This paper is one of seven in this volume, each elaborating different approaches to quality improvement in education. The purpose of this paper is to delineate a methodology called positive deviance.
The paper presents the origins, theoretical foundations, core principles and a case study demonstrating an application of positive deviance in US education, specifically dealing with the problem of high school dropout prevention in a California school district.
The six phases of this “asset-based” improvement approach are: define the organizational or community problem and desired outcomes; determine common practices relevant to the problem; discover uncommon but successful behaviors and strategies that solve the problem (the positive deviants), through inquiry and observation; design an action learning initiative based on findings; discern (monitor) progress of the initiative by documenting and evaluating regularly; and disseminate results through sharing, honoring and amplifying success stories.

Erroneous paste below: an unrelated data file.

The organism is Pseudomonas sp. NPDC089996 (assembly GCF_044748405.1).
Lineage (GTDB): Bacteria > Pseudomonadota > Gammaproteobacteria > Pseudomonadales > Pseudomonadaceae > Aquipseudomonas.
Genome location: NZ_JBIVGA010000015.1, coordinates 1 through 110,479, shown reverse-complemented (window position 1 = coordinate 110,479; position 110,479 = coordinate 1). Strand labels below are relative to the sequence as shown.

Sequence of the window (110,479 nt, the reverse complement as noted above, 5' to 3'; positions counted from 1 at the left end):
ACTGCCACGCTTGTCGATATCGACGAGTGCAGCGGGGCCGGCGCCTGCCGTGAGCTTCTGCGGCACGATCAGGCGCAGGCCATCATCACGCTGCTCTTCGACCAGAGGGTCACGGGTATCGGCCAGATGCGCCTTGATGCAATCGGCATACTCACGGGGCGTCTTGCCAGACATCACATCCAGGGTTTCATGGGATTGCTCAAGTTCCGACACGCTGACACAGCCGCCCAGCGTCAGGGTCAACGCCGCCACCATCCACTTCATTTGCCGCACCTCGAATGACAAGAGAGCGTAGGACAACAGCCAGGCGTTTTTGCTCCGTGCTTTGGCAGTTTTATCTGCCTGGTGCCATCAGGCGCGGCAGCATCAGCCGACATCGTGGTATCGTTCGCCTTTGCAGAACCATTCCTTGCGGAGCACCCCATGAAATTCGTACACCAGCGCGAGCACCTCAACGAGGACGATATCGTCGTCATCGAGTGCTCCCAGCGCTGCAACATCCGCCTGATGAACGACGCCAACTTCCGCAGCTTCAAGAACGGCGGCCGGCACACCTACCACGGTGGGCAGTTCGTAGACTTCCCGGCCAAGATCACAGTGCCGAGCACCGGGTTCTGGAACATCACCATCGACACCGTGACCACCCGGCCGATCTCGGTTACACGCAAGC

Few theoretical treatments and demonstration cases are currently available on commonly used models of quality improvement from business, manufacturing and other fields that have potential value in improving education systems internationally. This paper fills this gap by elucidating one promising approach. By facilitating a comparison of the positive deviance approach to other quality improvement approaches treated in this volume, the paper provides added value.
LeMahieu, P., Nordstrum, L. and Gale, D. (2017), "Positive deviance: learning from positive anomalies", Quality Assurance in Education, Vol. 25 No. 1, pp. 109-124. https://doi.org/10.1108/QAE-12-2016-0083Download as .RIS
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